3. Georgie April 26, 2013 at 7:15 am

    I am an older female Army veteran and have TRIED to navigate our VA medical system for MANY YEARS! Very few of my experiences have been delightful and therefore my healthcare leaves a lot to be desired. I was one of the female vets who complained back in 1976 when I had to report to NYC VA for a C & P exam and they gave me a gown that left my entire back and rear end exposed. The VA has since changed their gowns to hide more of the female body…thank God. They then told me to go and sit in the hallway with all other guys on cold metal chairs. And I fought it because I knew it was not RIGHT. Please contact me at: to express your views so that we may get the proper medical treatments that we need. We ARE NOT MEN! I have been a female veteran advocate for years; but ladies what I have found is that women are the caregivers in our society. We take care of yourselves last and we “hide” out in our communities and keep ourselves busy with our families and their needs first. Please step out and be counted. The VA must make changes to keep up with the needs of our female veterans. I fear that a phone line is just ANOTHER way to divert us from accomplishing the goals that we have made for ourselves. There is so MUCH $$$ slated for “helping veterans”. But all that this $$$ has done for us is opened up a big SHARK TANK for the bigger sharks to come in and feed us empty words and big promises, and to spin us in circles for years to come. :(

  4. Patty April 25, 2013 at 8:36 pm

    This is great that this has began for women. One thing I believe the VA needs to insure is that all the Women Veteran Program Managers be Veterans as if they are not, they do not realistically understand the perspective that women veterans- active, reserve, and NG – have and they should directly work for the top person at that VA Medical Center, so they are able to dialogue directly and frequently —and not through 3-5 echelons below the head of the hospital. And, the Women’s Advisory Council should consist of people who service the veterans. Finally, they should be required to attend the Advisory Council meetings on a regular basis.

    Overall, I would like to commend the health provided to me over the last 6 years. The doctors and counselors as well as the classes provided by the VA has truly made a difference in my health progress.

  5. LaVetta Williams April 24, 2013 at 9:50 am

    I have tried several times to get assistance from the local VA clinic in Perry, GA and Macon, GA. Everytime I meet with the customer service representatives that are ridiculously rude, don’t want to be bothered. I just gave up calling, and seeking assistance. What is it that you would do to help me that is different?

  6. Christy Gein April 24, 2013 at 9:34 am


  7. LT Paige Novosat April 23, 2013 at 7:04 pm

    This is so wonderful. Finally a Women’s Veterans hotline. It gets pretty ridiculous when the other hotlines do not believe the woman is the veteran. It is just assumed that the man must be the veteran. This is long overdue. It also gets frustrating when “they” call you sir instead of ma’am. Really? I sound and/or look like a man. Thank you for whomever had this novelty idea! :-)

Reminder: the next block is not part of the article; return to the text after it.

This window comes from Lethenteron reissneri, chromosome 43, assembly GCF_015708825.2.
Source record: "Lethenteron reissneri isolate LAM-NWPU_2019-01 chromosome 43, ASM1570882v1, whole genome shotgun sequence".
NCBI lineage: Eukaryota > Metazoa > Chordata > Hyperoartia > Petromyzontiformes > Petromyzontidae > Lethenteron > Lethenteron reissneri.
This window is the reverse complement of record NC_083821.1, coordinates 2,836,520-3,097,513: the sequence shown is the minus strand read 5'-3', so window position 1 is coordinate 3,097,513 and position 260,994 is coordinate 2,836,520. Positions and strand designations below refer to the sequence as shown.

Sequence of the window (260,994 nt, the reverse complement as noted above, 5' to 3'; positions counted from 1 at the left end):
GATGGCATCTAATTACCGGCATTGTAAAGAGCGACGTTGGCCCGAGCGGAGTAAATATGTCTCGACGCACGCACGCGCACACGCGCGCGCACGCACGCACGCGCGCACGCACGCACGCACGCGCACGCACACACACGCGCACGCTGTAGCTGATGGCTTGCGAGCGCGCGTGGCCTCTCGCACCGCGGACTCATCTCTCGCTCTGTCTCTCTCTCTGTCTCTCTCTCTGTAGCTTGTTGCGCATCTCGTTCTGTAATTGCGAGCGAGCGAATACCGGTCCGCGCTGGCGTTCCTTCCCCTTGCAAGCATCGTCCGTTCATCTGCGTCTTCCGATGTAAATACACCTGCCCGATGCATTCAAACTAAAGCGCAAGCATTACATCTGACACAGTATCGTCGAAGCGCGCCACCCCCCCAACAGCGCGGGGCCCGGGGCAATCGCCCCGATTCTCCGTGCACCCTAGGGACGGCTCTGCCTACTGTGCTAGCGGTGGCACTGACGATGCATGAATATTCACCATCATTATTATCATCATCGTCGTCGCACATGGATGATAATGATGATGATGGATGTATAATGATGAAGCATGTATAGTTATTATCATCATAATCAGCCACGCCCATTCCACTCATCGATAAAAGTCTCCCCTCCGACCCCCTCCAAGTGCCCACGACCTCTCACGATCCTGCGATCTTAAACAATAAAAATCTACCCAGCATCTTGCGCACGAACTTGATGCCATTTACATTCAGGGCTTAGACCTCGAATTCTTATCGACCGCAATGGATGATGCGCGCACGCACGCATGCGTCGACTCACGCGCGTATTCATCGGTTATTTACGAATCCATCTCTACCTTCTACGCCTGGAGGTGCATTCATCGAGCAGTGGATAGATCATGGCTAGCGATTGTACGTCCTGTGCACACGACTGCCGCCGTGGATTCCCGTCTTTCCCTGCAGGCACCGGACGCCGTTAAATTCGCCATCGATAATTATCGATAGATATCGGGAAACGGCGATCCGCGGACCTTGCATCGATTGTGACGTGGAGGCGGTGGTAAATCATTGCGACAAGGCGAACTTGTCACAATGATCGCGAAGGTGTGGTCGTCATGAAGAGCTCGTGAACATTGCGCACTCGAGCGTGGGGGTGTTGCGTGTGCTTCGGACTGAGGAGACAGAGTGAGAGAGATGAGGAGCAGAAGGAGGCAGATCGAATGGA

8. Rhonda Hollis April 23, 2013 at 4:01 pm

    The VA hospital in Oklahoma city, OK has a female clinic, for several years now. I did, at first, went to a male provider. He was good for me, but when they said they are opening a women’s clinic, I switch, I am getting great service but I think the female doctors are nearly stress out by all they are doing for the women. There are only two doctors who are helping in this clinic and I am very glad that there is a email service for answering questions and setting appointments because it gives faster service!

  9. David Evernham April 23, 2013 at 3:24 pm

    This is one sided. I filed a claim for benefits over two years ago, even went to a local VA office for PTSD. I get nothing. They just keep sending me snail mail asking for more info, that I have already provided. I even went to a VetCenter, once they found out that I had attempted suicide. They bounced me. I seen a private physcologist for about a year and had to quit, cause I had frurlough days at my found and couldn’t afford the co pays any more. I get anti depressant meds through my private doctor cause VA won’t do anything for me. You all make a a program just for women and follow up, but leave some of us out to dry.

    • cathy April 27, 2013 at 3:17 am

      david email me @ I have a lot of helpful info for you ok. now chill dude. theres a ton of help out there for u. where do u live. what county. im a veteran too.

Comments are closed.

More Stories

  • During Sickle Cell Awareness Month in September, the American Red Cross emphasizes the importance of a diverse blood supply to help meet the needs of those with sickle cell disease – the most common inherited blood disorder in the U.S.

  • CaringBridge, a free online tool to communicate health news to family and friends, is celebrating its 25th anniversary.

  • Shahpur Pazhman flew Black Hawk missions in 27 of Afghanistan’s 34 provinces, resupplying and relocating Afghan ground forces and evacuating casualties to safety. Thanks to Bridge My Return, he's back in the air.